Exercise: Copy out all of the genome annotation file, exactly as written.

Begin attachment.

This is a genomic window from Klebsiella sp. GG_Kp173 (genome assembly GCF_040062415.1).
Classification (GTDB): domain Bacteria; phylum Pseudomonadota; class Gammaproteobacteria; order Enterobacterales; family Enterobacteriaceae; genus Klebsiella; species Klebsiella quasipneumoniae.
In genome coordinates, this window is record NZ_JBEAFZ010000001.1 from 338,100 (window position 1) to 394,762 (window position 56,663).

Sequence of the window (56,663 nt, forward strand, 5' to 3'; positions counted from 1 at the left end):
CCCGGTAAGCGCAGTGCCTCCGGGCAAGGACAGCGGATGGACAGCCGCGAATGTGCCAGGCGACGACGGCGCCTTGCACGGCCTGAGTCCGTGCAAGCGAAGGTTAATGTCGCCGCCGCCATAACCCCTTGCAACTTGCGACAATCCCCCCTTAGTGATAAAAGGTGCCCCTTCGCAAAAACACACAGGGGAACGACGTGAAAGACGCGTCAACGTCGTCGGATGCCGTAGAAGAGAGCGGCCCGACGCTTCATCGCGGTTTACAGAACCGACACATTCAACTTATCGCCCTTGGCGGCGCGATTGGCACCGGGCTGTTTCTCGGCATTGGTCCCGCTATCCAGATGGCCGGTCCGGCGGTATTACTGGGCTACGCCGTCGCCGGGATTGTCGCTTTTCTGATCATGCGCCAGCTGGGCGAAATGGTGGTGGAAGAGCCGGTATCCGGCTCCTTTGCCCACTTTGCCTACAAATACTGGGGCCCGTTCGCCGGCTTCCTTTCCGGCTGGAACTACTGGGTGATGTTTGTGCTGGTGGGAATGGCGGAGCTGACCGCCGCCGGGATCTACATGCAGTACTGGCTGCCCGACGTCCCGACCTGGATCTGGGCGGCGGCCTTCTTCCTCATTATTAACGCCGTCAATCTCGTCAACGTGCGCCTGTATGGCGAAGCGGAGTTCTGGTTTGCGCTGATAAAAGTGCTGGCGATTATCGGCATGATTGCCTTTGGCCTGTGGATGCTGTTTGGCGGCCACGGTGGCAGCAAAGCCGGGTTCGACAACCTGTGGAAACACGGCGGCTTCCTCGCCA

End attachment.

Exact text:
This is a genomic window from Klebsiella sp. GG_Kp173 (genome assembly GCF_040062415.1).
Classification (GTDB): domain Bacteria; phylum Pseudomonadota; class Gammaproteobacteria; order Enterobacterales; family Enterobacteriaceae; genus Klebsiella; species Klebsiella quasipneumoniae.
In genome coordinates, this window is record NZ_JBEAFZ010000001.1 from 338,100 (window position 1) to 394,762 (window position 56,663).

Sequence of the window (56,663 nt, forward strand, 5' to 3'; positions counted from 1 at the left end):
CCCGGTAAGCGCAGTGCCTCCGGGCAAGGACAGCGGATGGACAGCCGCGAATGTGCCAGGCGACGACGGCGCCTTGCACGGCCTGAGTCCGTGCAAGCGAAGGTTAATGTCGCCGCCGCCATAACCCCTTGCAACTTGCGACAATCCCCCCTTAGTGATAAAAGGTGCCCCTTCGCAAAAACACACAGGGGAACGACGTGAAAGACGCGTCAACGTCGTCGGATGCCGTAGAAGAGAGCGGCCCGACGCTTCATCGCGGTTTACAGAACCGACACATTCAACTTATCGCCCTTGGCGGCGCGATTGGCACCGGGCTGTTTCTCGGCATTGGTCCCGCTATCCAGATGGCCGGTCCGGCGGTATTACTGGGCTACGCCGTCGCCGGGATTGTCGCTTTTCTGATCATGCGCCAGCTGGGCGAAATGGTGGTGGAAGAGCCGGTATCCGGCTCCTTTGCCCACTTTGCCTACAAATACTGGGGCCCGTTCGCCGGCTTCCTTTCCGGCTGGAACTACTGGGTGATGTTTGTGCTGGTGGGAATGGCGGAGCTGACCGCCGCCGGGATCTACATGCAGTACTGGCTGCCCGACGTCCCGACCTGGATCTGGGCGGCGGCCTTCTTCCTCATTATTAACGCCGTCAATCTCGTCAACGTGCGCCTGTATGGCGAAGCGGAGTTCTGGTTTGCGCTGATAAAAGTGCTGGCGATTATCGGCATGATTGCCTTTGGCCTGTGGATGCTGTTTGGCGGCCACGGTGGCAGCAAAGCCGGGTTCGACAACCTGTGGAAACACGGCGGCTTCCTCGCCA